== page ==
Alcohol’s link to higher lead and iron levels
By Robert Taylor, Researcher, The LEAD Group Inc.
Since the 1980s it has been clear there were links between higher blood lead levels and alcohol consumption (Shaper et al 1982, Hense et al 1992, Pizent et al 2001). In the USA women who were heavy alcohol consumers were 5.6 times more likely to be in the highest 10% of the population for blood lead than teetotallers [consumers of no alchohol] (Lee et al 2005). Much effort was expended in the 1990’s, tracking possible sources of lead contamination in alcohol, notably lead seals on wine bottles and illicit liquor. But the overall correlations were not explainable by the degree of lead contamination (Shaper et al 1982 p301).
A clue, however, appeared in an apparent contradiction – individuals who consumed significant alcohol were likely to have higher iron levels (Whitfield 2001). Two glasses of alcohol a day reduces the risk of being iron deficient (Whitfield et al 2001 p1041) and any alcohol consumption reduced the risk of iron deficiency anaemia by up to 40% (Ioannou et al 2004). Again much research effort was spent identifying sources of contamination, notably in Africa, where beer was brewed in iron vats (Choma et al 2007). But the trend was apparent outside Africa (Whitfield et al 2001) and was the result of increased rates of iron absorption from the intestine (Duane et al 1992, Kohgo et al 2007 p4701).
The reason why higher levels of iron and lead are contradictory is that lead and iron compete for absorption. Indeed lead is only readily absorbed and distributed because body systems are unable to easily identify lead from iron, calcium and, in some cases, zinc and lead replaces these essential minerals in many key functions. Iron and lead share a common transporter within the body, DMT1, which is used for both intestinal absorption of iron (or lead) and their transfer within the body via the bloodstream. DMT1 levels are increased by iron deficiency. There is clear evidence that iron deficiency results in higher lead absorption. (Taylor 2009). This should mean that if adequate amounts of iron are absorbed, lead absorption should be restricted to some degree. For individuals who consume significant alcohol, the reverse seems true – they absorb more lead as they absorb more iron.
An explanation was not possible until the first decade of the twenty first century. In 2003-2004 the molecule that predominantly regulates iron metabolism was identified: hepcidin. The higher the iron storage levels within the body are, the more hepcidin is produced by the liver and the less iron can be absorbed (Harrison-Findik 2009). One mechanism for this is the suppression of DMT1 production which thus reduces intestinal absorption of lead (Mena et al 2008). Iron storage levels within the body have more impact on the absorption of iron than either the quantity of iron in foods consumed or the food iron’s bioavailability (capacity to be absorbed) (Hunt 2001).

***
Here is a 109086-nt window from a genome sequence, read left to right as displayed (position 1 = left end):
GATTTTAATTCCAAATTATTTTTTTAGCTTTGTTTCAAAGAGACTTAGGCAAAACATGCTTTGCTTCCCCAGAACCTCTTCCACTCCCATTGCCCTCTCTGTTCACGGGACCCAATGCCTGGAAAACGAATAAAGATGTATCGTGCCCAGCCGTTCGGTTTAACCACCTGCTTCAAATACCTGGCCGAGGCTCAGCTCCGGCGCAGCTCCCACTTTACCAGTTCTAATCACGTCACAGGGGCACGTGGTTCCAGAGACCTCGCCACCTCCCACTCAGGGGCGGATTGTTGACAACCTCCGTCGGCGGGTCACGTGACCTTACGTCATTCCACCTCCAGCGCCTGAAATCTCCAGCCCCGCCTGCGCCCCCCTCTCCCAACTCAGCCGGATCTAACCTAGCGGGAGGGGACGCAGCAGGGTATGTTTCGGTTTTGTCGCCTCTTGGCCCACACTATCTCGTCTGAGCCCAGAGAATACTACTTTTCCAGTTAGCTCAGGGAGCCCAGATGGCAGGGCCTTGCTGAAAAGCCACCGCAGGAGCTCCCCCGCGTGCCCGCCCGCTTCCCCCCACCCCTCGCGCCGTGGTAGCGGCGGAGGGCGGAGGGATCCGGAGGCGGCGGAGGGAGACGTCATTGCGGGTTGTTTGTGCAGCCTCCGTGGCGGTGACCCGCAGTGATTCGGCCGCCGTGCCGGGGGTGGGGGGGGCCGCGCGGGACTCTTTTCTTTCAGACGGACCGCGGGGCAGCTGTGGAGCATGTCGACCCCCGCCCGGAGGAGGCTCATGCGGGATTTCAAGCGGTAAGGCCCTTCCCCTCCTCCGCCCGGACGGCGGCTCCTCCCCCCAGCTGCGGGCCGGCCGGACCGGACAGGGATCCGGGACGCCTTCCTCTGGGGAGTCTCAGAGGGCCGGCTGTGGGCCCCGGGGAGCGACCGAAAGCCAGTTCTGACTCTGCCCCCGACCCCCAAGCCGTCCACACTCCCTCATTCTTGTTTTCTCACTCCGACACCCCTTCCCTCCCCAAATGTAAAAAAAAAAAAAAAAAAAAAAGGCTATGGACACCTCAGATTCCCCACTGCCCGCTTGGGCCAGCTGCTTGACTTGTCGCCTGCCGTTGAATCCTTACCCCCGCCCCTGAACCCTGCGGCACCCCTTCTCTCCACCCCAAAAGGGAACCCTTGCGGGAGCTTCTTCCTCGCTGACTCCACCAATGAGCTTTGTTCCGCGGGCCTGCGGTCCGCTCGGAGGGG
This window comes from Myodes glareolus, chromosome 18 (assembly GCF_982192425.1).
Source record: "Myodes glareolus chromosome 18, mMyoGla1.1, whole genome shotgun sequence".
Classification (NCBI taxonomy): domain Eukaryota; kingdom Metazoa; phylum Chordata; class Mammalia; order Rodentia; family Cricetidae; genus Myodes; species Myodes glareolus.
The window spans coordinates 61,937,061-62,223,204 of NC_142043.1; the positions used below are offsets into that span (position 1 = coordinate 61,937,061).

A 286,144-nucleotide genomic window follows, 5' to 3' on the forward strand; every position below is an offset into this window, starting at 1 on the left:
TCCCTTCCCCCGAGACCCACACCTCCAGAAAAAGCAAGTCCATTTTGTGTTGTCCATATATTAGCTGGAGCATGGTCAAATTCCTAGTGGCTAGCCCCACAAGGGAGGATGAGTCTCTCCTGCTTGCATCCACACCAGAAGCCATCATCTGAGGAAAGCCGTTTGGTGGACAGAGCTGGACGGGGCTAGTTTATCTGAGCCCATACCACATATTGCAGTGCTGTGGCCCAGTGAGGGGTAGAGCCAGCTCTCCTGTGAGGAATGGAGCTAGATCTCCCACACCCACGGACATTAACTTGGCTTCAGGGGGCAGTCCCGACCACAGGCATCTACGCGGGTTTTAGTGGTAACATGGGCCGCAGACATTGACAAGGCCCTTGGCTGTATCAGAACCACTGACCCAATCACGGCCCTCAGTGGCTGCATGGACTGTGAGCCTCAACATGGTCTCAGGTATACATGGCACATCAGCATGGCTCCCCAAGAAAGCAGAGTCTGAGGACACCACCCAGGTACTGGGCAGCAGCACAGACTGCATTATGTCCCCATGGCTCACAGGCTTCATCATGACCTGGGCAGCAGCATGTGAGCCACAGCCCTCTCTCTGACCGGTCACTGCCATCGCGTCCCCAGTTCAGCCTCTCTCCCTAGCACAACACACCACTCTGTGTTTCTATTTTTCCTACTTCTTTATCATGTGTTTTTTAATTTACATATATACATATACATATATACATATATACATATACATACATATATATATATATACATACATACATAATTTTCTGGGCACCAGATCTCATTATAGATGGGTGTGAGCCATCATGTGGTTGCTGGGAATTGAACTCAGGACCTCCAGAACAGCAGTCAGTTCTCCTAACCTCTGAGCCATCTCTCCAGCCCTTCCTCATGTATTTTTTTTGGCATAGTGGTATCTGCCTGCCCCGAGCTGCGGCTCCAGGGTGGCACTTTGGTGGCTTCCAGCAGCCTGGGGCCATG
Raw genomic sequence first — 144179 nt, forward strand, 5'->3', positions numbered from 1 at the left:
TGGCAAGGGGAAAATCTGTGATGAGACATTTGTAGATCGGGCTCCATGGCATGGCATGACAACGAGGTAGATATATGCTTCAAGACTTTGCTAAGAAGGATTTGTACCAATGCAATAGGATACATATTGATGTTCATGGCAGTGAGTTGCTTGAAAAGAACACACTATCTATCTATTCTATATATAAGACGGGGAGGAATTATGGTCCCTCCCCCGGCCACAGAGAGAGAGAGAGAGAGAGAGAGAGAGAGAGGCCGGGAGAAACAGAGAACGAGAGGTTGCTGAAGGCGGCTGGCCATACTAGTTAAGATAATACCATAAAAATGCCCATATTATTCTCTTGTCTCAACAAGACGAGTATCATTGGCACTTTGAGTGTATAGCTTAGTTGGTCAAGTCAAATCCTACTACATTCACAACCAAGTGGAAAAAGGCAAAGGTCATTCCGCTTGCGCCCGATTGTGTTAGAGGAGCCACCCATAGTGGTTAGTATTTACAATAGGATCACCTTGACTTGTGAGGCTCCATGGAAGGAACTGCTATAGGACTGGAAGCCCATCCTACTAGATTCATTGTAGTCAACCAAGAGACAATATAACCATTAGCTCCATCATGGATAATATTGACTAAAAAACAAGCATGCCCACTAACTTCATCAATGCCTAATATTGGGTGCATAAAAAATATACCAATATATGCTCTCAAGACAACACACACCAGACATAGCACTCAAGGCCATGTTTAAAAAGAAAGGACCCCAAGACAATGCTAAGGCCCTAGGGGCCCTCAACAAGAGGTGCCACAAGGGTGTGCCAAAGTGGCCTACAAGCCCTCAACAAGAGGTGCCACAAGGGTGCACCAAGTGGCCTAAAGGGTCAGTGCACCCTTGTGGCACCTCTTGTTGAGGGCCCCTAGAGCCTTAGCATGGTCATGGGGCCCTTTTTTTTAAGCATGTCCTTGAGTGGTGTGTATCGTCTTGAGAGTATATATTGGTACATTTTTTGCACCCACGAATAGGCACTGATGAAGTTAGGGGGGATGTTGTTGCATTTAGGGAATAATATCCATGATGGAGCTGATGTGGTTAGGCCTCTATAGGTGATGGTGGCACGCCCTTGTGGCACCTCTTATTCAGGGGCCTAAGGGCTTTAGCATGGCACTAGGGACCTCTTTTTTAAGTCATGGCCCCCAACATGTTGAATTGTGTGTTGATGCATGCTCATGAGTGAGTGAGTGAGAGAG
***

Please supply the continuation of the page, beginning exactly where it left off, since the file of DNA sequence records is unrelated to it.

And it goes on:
It is clear that alcohol alters the rate of hepcidin production, at least partly through oxidative stress from free radicals in the body; though the range of methods by which it alters hepcidin levels is yet to be fully understood (Harrison-Findik 2009). Direct genetic impacts also occur. An intriguing study was done on the impact of ethanol (the active ingredient in alcohol) on the genes that govern hepcidin production. Ethanol reverses the impact of iron storage levels on most of these genes, so the alcohol-influenced body reacts to adequate iron as if it were iron deficient – reducing hepcidin production to increase iron absorption (Crist et al 2007). Given that iron deficiency increases lead absorption the predictable outcome should be an increase in lead absorption, which is what is found, despite the absence of actual iron deficiency.
Thus the theoretical impact reflects real world observations, but it must be emphasised far more work is needed to confirm the mechanisms by which alcohol increases both iron and lead absorption. The impacts of different ethanol doses and frequency of ethanol consumption (alcohol intakes), the relative effects on iron and lead absorption and even the confirmation that alcohol consumption leads to ethanol affecting the genes governing hepcidin, all need to be elucidated. But on present data, it would seem that alcohol greatly increases lead absorption by damaging the body’s ability to regulate the absorption of iron and a fair proportion of this impact is likely to be due to impacts at the cellular level on DNA and/or RNA.
There is significant data that indicates that alcohol may also increase the susceptibility of some organs, to lead toxicity, by depleting calcium, zinc and magnesium levels (Béchetoille et al 1983, Flora et al 1991, Gupta & Gill 2000a) and some evidence alcohol could possibly magnify the impact of lead (act synergistically with lead) on organs such as the brain (Gupta & Gill 2000b). In conjunction with lead, alcohol may also increase the risk of high blood pressure among women (Hense et al 1994, Pizent et al 2001) though it must be emphasised the size of the link is not large, there is much contradictory data on links between blood lead levels and blood pressure and lead may not be a direct cause of higher blood pressure (Nawrot et al 2002, Hond et al 2003). There have been studies that have shown links between blood pressure and blood lead among US African- Americans, particularly women, but not US whites (Vupputuri et al 2003) and among Taiwanese males but not females (Chu et al 1999) while in Germany (Hense et al 1994) there was increased blood pressure among heavy female alcohol consumers but only among rural (not urban) heavy male alcohol consumers. Far more work is needed on this subject before any definitive statements can be made.
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Updated 26 March 2013